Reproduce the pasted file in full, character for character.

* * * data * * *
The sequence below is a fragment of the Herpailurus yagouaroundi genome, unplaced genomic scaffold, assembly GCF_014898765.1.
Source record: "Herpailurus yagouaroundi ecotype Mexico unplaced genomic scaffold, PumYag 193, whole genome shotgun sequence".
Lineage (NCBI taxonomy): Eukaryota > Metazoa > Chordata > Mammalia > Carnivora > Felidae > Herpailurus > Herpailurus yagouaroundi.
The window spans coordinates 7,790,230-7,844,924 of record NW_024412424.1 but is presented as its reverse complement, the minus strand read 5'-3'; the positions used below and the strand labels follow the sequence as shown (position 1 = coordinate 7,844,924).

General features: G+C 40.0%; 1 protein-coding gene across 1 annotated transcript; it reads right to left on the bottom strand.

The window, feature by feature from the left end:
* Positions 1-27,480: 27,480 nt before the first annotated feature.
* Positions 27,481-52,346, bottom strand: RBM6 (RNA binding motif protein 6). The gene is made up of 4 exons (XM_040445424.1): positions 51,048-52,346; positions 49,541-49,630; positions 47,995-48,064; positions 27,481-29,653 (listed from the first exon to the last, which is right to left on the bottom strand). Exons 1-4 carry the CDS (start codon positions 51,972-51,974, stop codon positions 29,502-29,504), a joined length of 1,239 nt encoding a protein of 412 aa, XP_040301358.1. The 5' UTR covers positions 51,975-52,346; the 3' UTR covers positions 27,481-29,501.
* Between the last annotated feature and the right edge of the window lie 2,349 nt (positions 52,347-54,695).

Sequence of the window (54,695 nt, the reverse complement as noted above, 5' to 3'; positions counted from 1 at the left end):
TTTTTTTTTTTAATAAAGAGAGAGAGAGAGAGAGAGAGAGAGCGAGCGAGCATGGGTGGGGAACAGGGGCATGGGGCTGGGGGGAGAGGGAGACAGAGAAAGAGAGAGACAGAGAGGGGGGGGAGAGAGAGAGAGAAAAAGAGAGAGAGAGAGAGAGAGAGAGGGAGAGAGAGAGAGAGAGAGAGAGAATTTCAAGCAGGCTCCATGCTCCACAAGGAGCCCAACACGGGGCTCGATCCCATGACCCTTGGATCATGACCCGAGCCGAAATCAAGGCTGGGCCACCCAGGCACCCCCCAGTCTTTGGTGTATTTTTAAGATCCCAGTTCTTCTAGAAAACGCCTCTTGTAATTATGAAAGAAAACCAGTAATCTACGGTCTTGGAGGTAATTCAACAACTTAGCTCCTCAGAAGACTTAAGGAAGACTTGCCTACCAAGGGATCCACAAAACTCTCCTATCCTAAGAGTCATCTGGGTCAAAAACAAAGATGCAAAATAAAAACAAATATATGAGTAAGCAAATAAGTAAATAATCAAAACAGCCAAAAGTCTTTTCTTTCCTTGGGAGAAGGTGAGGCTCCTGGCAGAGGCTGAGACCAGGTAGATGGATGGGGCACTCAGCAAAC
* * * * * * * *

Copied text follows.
The sequence below is a fragment of the Herpailurus yagouaroundi genome, unplaced genomic scaffold, assembly GCF_014898765.1.
Source record: "Herpailurus yagouaroundi ecotype Mexico unplaced genomic scaffold, PumYag 193, whole genome shotgun sequence".
Lineage (NCBI taxonomy): Eukaryota > Metazoa > Chordata > Mammalia > Carnivora > Felidae > Herpailurus > Herpailurus yagouaroundi.
The window spans coordinates 7,790,230-7,844,924 of record NW_024412424.1 but is presented as its reverse complement, the minus strand read 5'-3'; the positions used below and the strand labels follow the sequence as shown (position 1 = coordinate 7,844,924).

General features: G+C 40.0%; 1 protein-coding gene across 1 annotated transcript; it reads right to left on the bottom strand.

The window, feature by feature from the left end:
* Positions 1-27,480: 27,480 nt before the first annotated feature.
* Positions 27,481-52,346, bottom strand: RBM6 (RNA binding motif protein 6). The gene is made up of 4 exons (XM_040445424.1): positions 51,048-52,346; positions 49,541-49,630; positions 47,995-48,064; positions 27,481-29,653 (listed from the first exon to the last, which is right to left on the bottom strand). Exons 1-4 carry the CDS (start codon positions 51,972-51,974, stop codon positions 29,502-29,504), a joined length of 1,239 nt encoding a protein of 412 aa, XP_040301358.1. The 5' UTR covers positions 51,975-52,346; the 3' UTR covers positions 27,481-29,501.
* Between the last annotated feature and the right edge of the window lie 2,349 nt (positions 52,347-54,695).

Sequence of the window (54,695 nt, the reverse complement as noted above, 5' to 3'; positions counted from 1 at the left end):
TTTTTTTTTTTAATAAAGAGAGAGAGAGAGAGAGAGAGAGAGCGAGCGAGCATGGGTGGGGAACAGGGGCATGGGGCTGGGGGGAGAGGGAGACAGAGAAAGAGAGAGACAGAGAGGGGGGGGAGAGAGAGAGAGAAAAAGAGAGAGAGAGAGAGAGAGAGAGGGAGAGAGAGAGAGAGAGAGAGAGAATTTCAAGCAGGCTCCATGCTCCACAAGGAGCCCAACACGGGGCTCGATCCCATGACCCTTGGATCATGACCCGAGCCGAAATCAAGGCTGGGCCACCCAGGCACCCCCCAGTCTTTGGTGTATTTTTAAGATCCCAGTTCTTCTAGAAAACGCCTCTTGTAATTATGAAAGAAAACCAGTAATCTACGGTCTTGGAGGTAATTCAACAACTTAGCTCCTCAGAAGACTTAAGGAAGACTTGCCTACCAAGGGATCCACAAAACTCTCCTATCCTAAGAGTCATCTGGGTCAAAAACAAAGATGCAAAATAAAAACAAATATATGAGTAAGCAAATAAGTAAATAATCAAAACAGCCAAAAGTCTTTTCTTTCCTTGGGAGAAGGTGAGGCTCCTGGCAGAGGCTGAGACCAGGTAGATGGATGGGGCACTCAGCAAAC